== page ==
Prisons are obsolete! Abolish them now! That’s the recently passed Motion 304 from the NUS Black Students’ Campaign, which calls for “the abolition of the prison-industrial complex”. The motion claims that prisons are “sexist” in their treatment of women and “racist” by targeting minorities: it therefore declares that the NUS should campaign for “prison abolition” through means up to and including “direct action”.
Notably, it doesn’t say what prisons are actually going to be replaced with. For all we know, the UK’s 85,000 prisoners are just going to get dumped outside to roam free, like a community outreach programme mixed with Arkham City. Maybe we’ll just invent the world’s biggest naughty step.
Of course, we’d have to put some walls around it, eventually, to stop offenders leaving too early. Maybe some staff just to make sure. We could even get some of the staff to try and rehabilitate the offenders, just to make sure they didn’t end up on the step again.
But at least we won’t have any more prisons.
The thing is, there’s a grain of truth in the NUS’ arguments. It’s true that minorities are overrepresented in prison – black Britons make up 10 per cent of all prisoners but 2.8 per cent of the population. It’s also true that as a way to stop recidivism, they could be improved, since 58 per cent of those imprisoned for fewer than 12 months re-offend. But whatever your opinion, the fact that the NUS is riding out to tackle it reveals a few unflattering truths about the organisation.
For one, “the NUS votes to take down the prison-industrial complex” is a political statement on par with “One Direction moves to cancel farm subsidies” or “the Botswana Meat Industry Union votes to leave the EU” – you can certainly do it, but you won’t exactly be a bastion of expertise, and it’s not the sort of thing laid out in your mandate.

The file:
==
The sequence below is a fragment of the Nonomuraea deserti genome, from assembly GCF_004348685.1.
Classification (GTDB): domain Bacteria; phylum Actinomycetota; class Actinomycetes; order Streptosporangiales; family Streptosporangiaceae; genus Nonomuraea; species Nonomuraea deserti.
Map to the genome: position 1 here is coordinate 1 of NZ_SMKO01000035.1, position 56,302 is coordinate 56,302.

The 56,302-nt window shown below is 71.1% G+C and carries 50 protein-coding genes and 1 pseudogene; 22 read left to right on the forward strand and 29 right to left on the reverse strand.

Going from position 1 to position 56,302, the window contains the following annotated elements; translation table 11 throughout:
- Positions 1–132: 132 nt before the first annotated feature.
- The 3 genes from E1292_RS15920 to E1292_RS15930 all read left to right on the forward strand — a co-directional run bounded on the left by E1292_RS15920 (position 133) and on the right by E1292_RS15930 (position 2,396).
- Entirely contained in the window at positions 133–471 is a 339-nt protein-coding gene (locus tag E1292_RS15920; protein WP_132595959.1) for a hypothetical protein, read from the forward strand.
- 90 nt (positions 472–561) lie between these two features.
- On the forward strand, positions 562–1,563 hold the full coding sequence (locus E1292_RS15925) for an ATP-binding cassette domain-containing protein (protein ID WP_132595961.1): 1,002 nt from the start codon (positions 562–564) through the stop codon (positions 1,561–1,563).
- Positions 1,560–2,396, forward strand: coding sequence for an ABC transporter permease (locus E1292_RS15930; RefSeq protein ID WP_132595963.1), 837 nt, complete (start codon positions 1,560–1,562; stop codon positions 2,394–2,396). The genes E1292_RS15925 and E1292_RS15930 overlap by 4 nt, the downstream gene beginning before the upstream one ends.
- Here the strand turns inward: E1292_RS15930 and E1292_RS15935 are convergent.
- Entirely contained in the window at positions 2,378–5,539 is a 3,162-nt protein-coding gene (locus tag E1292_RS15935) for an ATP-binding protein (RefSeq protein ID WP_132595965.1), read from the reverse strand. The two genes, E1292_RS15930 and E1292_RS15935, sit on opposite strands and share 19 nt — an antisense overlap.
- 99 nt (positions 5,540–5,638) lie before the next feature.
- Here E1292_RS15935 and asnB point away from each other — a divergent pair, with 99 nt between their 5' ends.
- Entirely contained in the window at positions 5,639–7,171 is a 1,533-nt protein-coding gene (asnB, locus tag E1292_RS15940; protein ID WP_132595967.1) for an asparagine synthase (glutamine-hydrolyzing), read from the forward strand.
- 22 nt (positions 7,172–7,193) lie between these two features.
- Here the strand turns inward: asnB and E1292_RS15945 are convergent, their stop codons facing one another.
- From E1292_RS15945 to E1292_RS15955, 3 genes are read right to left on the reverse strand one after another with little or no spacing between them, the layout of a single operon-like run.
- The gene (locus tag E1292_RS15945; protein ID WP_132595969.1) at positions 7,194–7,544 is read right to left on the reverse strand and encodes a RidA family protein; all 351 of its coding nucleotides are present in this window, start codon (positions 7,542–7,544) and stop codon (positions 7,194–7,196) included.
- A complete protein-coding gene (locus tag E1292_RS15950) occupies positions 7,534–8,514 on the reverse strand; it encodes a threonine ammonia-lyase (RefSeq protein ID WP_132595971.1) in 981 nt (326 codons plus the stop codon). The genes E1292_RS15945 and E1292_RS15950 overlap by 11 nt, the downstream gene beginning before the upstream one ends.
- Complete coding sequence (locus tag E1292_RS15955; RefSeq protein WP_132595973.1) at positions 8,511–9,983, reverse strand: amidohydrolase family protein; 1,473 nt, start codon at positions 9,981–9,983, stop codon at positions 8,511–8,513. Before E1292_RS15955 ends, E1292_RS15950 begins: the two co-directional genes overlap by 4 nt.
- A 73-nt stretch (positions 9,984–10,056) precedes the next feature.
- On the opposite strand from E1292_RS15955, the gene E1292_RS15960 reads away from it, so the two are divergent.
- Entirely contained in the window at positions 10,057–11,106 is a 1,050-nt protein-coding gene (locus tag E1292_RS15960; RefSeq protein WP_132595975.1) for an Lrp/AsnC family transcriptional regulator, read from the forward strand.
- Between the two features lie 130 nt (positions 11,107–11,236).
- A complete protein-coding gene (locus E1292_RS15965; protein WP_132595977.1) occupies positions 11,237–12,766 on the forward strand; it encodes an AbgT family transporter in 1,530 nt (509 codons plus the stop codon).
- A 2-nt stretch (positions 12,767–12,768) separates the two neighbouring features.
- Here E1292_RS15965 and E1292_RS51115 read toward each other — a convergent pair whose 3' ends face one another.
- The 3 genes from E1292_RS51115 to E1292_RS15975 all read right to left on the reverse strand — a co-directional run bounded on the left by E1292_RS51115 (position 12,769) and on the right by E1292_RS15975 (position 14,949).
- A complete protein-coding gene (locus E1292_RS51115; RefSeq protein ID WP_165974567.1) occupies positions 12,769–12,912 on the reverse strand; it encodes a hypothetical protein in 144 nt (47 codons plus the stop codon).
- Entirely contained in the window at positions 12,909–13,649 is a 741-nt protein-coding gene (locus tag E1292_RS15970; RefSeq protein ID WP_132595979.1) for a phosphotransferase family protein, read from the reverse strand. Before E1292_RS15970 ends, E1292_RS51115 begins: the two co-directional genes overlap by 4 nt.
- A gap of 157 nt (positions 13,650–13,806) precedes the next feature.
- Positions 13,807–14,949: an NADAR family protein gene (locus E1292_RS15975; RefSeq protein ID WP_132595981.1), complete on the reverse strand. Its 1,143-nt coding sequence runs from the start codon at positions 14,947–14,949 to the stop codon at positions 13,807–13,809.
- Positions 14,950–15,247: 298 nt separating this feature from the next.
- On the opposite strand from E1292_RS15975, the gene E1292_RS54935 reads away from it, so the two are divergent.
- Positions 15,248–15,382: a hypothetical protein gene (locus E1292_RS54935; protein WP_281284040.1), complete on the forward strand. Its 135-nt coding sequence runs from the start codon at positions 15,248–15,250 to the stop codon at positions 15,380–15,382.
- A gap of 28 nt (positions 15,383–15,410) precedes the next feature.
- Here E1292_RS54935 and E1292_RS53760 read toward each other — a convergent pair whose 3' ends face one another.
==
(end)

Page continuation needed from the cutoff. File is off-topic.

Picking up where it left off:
“Reach for the Stars” is a political manifesto usually restricted to the S-Club Party, but the NUS seems to have taken it to heart, passing motions demanding “the building of millions of council houses” and “taxes on second homes” in 2015, while pushing for macroeconomic social change through “heavy taxation of the rich and democratic, public ownership and control of the banks”. These are noble goals, but not the highest priorities for the UK’s student population, who the NUS allegedly represent.
Others have questioned whether or not the NUS even has a mandate to argue on behalf of all students any more. Malia Bouattia only got voted in by 372 students, 0.005 per cent of the UK’s student population. Furthermore, students aren’t the most conscientious when voting for the union reps that represent us at NUS conferences.
Only 18 per cent of students voted in the average SU election across the country, according to a 2015 poll. The result is that a handful of radical students (radical as in politically, as opposed to any ability to pull off a sick-nasty kick-flip) can make the difference between candidates winning and losing.
Over time, the absence of any external engagement becomes almost necessary for the system to work, as inward-facing, hard-leaning policies become the norm and the whole thing becomes utterly detached from student life. And so, to the wider world, the NUS are no longer a powerful, focused organisation realising students’ concerns, but those obsessive navel-gazers who banned clapping.
Now the whole thing seems to have reached its inevitable conclusion. One after the other, universities have been voting to disaffiliate and get their cheaper hamburgers and Alton Towers tickets from elsewhere – meanwhile, Bouattia stares out at the rising waves as the violinists finish up “Nearer My God To Thee”. Hopefully, that’ll be the trigger for some much needed reforms, especially One Member One Vote – if not, maybe a better alternative can rise from the ashes.
And also, no, we probably shouldn’t ban prisons.